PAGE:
NYS “Independent” Redistricting Commission Maps are Anything But

Published by Joshua Simons on

Creating new political districts in the wake of a census usually involves several maps that are publicly released in an iterative process of improvement informed by feedback from the public. So, initial maps are rarely final maps. But, what the New York State Independent Redistricting Commission (NYSIRC) chose to do this time around was not to start the public conversation about where new lines should be drawn by proposing one map created by Democrats and Republicans together. Instead, they released one for each party. Gerrymandering is the manipulation of geopolitical district lines to favor a political party. These first-out-of-the-gate NYSIRC maps truly are a case study in what gerrymandering looks like. It is very transparent, but in this instance, not in a good way.

Supreme Court Justice Patrick McGrath ordered the state Board of Elections to remove the word “independent” from the ballot language presented to voters describing the 2014 constitutional amendment proposing creating New York State’s current Redistricting Commission. The Commission was not independent, the judge said, because the legislature retained the final say on district lines. If anyone is still looking for evidence that Judge McGrath was prescient, the Commission has now provided proof in its recently proposed maps. Whether the commission was unable or unwilling to come to a consensus on a proposed draft plan is not immaterial. If at the end of this process they cannot come to agreement on where to draw the new lines, the state legislature – currently a supermajority of Democrats in both the Assembly and Senate – will select the final maps.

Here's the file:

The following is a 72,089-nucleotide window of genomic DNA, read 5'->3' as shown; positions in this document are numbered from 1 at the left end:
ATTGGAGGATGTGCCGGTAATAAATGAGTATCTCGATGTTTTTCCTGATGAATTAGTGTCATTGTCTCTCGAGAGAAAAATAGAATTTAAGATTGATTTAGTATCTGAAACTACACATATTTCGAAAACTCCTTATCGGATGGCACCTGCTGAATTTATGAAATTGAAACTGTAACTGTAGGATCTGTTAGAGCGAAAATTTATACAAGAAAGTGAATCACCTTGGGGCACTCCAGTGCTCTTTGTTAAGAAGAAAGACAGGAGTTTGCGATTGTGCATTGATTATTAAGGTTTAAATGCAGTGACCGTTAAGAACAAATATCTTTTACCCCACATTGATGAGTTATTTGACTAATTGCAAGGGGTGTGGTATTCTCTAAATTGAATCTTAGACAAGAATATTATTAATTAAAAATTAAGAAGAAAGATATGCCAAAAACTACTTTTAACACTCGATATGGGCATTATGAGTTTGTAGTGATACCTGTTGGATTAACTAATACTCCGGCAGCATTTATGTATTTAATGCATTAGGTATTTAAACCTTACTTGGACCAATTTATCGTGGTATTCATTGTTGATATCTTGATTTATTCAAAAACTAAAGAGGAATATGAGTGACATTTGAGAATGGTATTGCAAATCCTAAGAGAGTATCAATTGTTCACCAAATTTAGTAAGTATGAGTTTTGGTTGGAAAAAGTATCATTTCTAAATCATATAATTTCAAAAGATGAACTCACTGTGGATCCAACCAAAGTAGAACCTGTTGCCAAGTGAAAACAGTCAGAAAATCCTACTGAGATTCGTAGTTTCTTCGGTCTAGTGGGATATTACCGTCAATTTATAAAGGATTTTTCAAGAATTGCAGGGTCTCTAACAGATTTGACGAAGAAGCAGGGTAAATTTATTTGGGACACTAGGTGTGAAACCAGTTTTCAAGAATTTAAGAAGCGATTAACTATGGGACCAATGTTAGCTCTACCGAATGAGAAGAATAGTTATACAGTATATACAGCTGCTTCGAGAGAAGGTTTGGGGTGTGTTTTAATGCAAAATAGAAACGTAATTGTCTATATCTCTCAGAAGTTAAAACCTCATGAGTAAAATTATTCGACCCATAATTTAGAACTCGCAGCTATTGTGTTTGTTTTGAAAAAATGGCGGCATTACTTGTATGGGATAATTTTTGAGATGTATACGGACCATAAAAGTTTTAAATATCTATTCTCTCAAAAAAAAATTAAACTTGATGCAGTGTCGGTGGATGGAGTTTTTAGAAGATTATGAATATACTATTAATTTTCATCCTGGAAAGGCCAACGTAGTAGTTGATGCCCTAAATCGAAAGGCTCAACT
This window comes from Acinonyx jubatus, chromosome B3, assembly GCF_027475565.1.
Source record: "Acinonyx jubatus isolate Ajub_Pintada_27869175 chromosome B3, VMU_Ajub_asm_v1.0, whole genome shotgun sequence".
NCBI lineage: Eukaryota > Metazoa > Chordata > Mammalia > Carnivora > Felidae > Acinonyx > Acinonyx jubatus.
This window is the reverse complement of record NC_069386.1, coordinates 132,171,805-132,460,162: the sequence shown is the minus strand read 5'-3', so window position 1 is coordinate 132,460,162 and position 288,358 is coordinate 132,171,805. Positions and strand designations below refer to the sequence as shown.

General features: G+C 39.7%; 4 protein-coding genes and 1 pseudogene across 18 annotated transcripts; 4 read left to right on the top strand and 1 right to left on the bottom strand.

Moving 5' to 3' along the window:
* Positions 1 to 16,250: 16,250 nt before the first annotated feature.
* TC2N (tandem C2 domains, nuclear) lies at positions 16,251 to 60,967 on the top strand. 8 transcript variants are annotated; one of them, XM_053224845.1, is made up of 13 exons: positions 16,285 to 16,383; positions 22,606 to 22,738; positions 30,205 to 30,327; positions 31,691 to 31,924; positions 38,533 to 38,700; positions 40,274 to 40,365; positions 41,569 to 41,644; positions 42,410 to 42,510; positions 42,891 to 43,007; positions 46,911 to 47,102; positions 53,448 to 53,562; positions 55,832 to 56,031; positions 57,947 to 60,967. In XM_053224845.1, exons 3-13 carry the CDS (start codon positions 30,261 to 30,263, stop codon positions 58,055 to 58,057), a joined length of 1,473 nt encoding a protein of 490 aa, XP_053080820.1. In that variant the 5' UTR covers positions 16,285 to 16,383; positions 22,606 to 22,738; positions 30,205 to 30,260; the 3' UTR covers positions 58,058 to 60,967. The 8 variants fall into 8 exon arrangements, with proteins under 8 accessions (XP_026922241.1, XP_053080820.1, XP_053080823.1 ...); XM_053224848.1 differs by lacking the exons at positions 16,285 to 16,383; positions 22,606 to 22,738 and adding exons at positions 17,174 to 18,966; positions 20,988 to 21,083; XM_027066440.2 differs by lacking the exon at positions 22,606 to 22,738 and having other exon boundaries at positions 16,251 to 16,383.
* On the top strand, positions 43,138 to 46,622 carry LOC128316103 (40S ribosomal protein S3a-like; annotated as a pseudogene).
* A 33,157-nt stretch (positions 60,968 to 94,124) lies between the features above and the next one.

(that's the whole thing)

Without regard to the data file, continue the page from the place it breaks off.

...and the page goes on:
The Democrats have no incentive to collaborate or compromise with Republicans. To do so would only diminish Democrats’ ability to perpetually maintain their control of both houses of the New York State Legislature. Further, it is vitally important to Democrats to ensure that New York’s loss of one seat in the House of Representatives doesn’t contribute to Republicans’ plans to retake the House in 2022. “Failing” to reach a consensus allows the Democratic Party to have complete control of the outcome of redistricting. The flip side of this is that the Republicans know that there is no opportunity for collaboration and compromise, and so they too have no reason not to design the districts in a way that would most benefit them.

At this point, it is plain as day that partisanship trumped consensus and that the commission is willing, in the form of these first released set of maps, to demonstrate the party actors are very much viewing and operating with a partisan lens, despite the commission’s charge to be independent (it is in the body’s name, afterall). So, two sets of plans were released – one Democrat and one Republican – each for redistricting the State Assembly, State Senate, and our Congressional districts. At best, this reflects the bipartisan nature of the commission, but bipartisanship is not independence from the political process, and a bipartisan commission is only advantageous when compromises are struck and a consensus is built. Since the Democrat supermajority in the Assembly and the Senate will have the final say on how the lines are drawn, it is troubling then that partisans on the commission released separate maps in opposition to each other. It demonstrates the challenge of having this redistricting task completed by vested interests; that is, incumbents and a party that would like to stay in power.

Adding insult to injury, these maps are objectively and so obviously gerrymandered, drawn purely for political advantage, without regard to the communities and shared interests of people living in the state and our region. Throughout the following section we’ve inserted a series of maps showing both Republican and Democratic proposed sets of plans that highlight districts in the Mid-Hudson and some particularly egregious particulars about what’s in the offing for our region.